Smriti Mandhana becomes the second Indian to win ICC Women's Cricketer of the Year award

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Smriti Mandhana became the second Indian after Jhulan Goswami to win the International Cricket Council’s Women Player of the Year award on the back of her superlative performance in 2018. Goswami had won the award in 2007.

Mandhana also won the One-Day International Player of the Year award.

Reacting to the news, a delighted Mandhana said:“The awards are pretty special because as a player when you score runs, you want the team to win, and then when you get acknowledged for your performances through these awards, it motivates you to work harder and do well for your team.

“The century I scored in South Africa (in Kimberley) was quite satisfying and then I had good home series against Australia and England. A lot of people used to say I do not score that much in India, so I had a point to prove to myself. That was something which really made me better as a player. And then, of course, the first four matches of the ICC Women’s World T20 were quite memorable.”

She started the year with a wonderful series in South Africa. Her 219 runs in three ODIs, which included a career-best 135, helped India seal the series 2-1. She followed it up with 135 runs in five T20Is helping India finish the tour with another series win. She was the best batter from both teams across both the formats.

The knock of 135 in particular, which came off 129 balls and consisted of 14 fours and one six, was particulary crucial in Mandhana gaining her confidence back. She had started the 2017 World Cup after recovering from a knee surgery with match-winning knocks of 90 and 106 not out against England and Windies respectively, but had failed in the subsequent seven innings as India lost the final to the hosts by nine runs at Lord’s.

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She returned to India to work on her technique, and it fetched her results during the tour of South Africa, which was India’s first assignment after the World Cup.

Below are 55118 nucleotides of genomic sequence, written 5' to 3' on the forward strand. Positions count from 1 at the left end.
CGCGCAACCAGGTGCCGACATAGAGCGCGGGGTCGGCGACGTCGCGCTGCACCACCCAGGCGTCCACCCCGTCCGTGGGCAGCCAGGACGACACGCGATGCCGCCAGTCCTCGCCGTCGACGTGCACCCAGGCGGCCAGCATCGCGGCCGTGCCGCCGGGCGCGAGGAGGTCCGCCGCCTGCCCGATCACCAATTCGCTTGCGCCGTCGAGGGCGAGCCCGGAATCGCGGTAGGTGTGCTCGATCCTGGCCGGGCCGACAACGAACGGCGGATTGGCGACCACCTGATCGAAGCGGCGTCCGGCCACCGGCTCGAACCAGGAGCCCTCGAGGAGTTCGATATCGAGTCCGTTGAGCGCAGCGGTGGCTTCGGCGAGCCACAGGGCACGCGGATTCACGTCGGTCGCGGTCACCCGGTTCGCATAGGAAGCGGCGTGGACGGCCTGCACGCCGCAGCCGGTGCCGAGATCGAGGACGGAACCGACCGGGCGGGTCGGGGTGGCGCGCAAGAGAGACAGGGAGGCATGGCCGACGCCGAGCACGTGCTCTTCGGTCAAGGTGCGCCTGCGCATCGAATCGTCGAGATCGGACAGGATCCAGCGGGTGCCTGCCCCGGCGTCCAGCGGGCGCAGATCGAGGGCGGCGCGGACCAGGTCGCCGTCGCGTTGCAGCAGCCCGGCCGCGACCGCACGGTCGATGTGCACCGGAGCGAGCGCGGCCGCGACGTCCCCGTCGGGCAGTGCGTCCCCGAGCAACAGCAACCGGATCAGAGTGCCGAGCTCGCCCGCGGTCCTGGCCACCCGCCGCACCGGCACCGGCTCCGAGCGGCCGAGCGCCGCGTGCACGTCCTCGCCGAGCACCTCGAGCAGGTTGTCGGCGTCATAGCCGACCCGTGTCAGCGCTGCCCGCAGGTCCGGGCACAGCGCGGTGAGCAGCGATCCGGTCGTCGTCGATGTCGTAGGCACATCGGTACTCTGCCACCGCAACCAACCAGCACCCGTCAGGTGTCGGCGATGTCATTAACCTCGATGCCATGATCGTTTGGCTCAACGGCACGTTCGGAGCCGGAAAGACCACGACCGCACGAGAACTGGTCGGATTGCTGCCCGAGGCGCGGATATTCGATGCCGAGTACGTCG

After returning from South Africa, Mandhana continued to impress in the home season against Australia and England. She made 520 runs in ten matches across both the formats, which included seven fifties.

The 109-ball 86 she made against England in the first ODI in Nagpur was a show of her adaptibility as she curbed her natural instincts on a difficult surface to bat till the 38th over of india’s chase of 208. Her wicket triggered a collapse, but India prevailed by one wicket with five balls to spare.

In the third ODI, she made a crucial 53 before retiring because of an injury. It set the base for Mithali Raj and Deepti Sharma to complete a chase of 202 and seal the series 2-1.

Mandhana also scored two half-centuries in two ODI wins in Sri Lanka and finished as the highest run-getter in the format in 2018. She had a tally of 669 runs in 12 matches, way ahead of the second-placed Lizelle Lee who had 565 runs in 14 matches.

After the triangular T20I series at home involving Australia and England where India finished third, Mandhana travelled to Malaysia for the T20 Asia Cup. She did not do well on the sluggish tracks there and India lost to Bangladesh in the final.

She, however, regained confidence when she turned up for Western Storm in the Kia Super League in England. She topped the batting charts with 421 runs at a strike-rate of 174.68, taking her team to the semifinals.

It remains the best strike-rate for any batter across all editions of KSL and Women’s Big Bash League in Australia. What stood out for her in that campaign was the ease with which she hit sixes, a skillset that was not her strength till 2017.

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“Earlier I didn’t have that power to clear the rope. I used to deal a lot in boundaries than in sixes. Playing the lofted shots straight over the bowler’s head was not really my strength,” Mandhana had told Cricketnext soon after returning from England. “I am lucky that my coach (Anant Tambvekar) is an allrounder. He can bowl offspin, legspin and pace. We had two to three buckets, and in each there were 25 to 30 balls. Each bucket was for a certain delivery. So, I used to play at least 60 balls of lofted shots every day in Sangli (her hometown). Doing something regularly for a period of eight months helps. I got the confidence to execute those shots in matches.”

Mandhana was also instrumental in India winning all their league matches in the World T20 in the Caribbean and making it to the semifinal of the tournament for the first time after eight years. She then flew to Australia to represent Hobart Hurricanes in the ongoing WBBL.

Mandhana features in the ICC team of the year where Poonam Yadav is the only other Indian to find a place. Poonam’s performance as a legspinner this year has been terrific. She surpassed Jhulan Goswami to become India’s leading wicket-taker in T20Is, and also finished 2018 with 35 wickets – the most wickets by a bowler in the format in one calendar year.